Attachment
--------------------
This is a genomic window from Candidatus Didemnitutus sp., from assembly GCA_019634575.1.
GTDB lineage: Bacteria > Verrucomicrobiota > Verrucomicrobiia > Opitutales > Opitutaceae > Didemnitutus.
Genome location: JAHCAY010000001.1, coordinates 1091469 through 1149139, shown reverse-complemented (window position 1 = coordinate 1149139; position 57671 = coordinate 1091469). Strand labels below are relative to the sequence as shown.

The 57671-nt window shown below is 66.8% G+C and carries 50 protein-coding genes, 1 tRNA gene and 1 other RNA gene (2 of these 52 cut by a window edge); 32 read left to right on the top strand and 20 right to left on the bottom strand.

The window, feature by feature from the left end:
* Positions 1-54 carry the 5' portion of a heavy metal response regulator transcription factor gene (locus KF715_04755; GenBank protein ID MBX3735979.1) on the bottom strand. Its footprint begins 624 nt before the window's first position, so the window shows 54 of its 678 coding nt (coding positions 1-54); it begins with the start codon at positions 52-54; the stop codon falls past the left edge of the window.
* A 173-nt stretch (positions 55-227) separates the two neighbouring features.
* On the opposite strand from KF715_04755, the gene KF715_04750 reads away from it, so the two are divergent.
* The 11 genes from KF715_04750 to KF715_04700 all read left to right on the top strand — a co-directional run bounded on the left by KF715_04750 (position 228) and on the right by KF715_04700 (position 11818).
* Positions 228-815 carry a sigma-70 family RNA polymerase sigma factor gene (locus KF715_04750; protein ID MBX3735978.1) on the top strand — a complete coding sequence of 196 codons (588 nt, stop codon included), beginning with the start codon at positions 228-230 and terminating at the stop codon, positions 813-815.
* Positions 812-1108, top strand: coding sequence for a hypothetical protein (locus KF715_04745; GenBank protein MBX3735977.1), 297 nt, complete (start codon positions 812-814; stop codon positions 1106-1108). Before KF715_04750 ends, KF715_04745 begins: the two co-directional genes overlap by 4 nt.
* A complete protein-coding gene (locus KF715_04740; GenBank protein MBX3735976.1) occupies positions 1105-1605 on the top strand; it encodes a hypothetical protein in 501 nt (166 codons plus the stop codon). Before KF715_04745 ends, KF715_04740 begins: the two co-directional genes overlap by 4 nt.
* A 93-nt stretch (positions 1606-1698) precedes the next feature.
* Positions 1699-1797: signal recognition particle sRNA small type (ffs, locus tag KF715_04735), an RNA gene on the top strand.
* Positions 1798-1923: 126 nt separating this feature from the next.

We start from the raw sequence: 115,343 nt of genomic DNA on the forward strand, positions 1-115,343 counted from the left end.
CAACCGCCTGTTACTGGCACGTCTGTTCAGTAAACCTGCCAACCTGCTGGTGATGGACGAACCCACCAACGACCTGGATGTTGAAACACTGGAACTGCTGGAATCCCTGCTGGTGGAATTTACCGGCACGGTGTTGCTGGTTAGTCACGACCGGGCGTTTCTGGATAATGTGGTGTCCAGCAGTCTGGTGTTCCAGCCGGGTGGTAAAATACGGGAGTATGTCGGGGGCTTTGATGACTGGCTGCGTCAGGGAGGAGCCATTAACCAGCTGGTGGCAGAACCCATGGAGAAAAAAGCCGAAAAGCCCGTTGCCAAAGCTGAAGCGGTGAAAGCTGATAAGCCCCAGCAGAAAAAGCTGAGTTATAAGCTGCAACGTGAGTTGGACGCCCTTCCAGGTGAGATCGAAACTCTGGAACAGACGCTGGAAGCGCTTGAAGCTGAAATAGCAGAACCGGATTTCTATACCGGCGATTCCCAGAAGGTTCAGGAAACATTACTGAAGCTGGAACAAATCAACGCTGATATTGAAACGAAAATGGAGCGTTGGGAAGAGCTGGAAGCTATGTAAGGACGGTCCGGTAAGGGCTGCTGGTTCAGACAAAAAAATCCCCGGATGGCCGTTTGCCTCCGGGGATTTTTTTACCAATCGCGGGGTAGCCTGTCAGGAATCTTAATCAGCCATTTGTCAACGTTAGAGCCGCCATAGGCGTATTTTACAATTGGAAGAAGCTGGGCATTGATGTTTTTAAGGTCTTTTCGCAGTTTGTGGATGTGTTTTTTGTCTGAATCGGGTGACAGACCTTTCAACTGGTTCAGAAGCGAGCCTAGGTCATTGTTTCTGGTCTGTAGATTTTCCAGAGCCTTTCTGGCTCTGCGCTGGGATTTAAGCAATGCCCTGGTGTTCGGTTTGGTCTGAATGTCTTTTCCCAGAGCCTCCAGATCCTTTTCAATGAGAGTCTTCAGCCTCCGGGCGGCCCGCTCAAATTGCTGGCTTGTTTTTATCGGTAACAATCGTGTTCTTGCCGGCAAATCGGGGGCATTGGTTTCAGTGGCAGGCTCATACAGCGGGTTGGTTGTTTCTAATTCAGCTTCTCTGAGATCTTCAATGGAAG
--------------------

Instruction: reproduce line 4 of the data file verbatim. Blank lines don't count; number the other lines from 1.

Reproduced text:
The 57671-nt window shown below is 66.8% G+C and carries 50 protein-coding genes, 1 tRNA gene and 1 other RNA gene (2 of these 52 cut by a window edge); 32 read left to right on the top strand and 20 right to left on the bottom strand.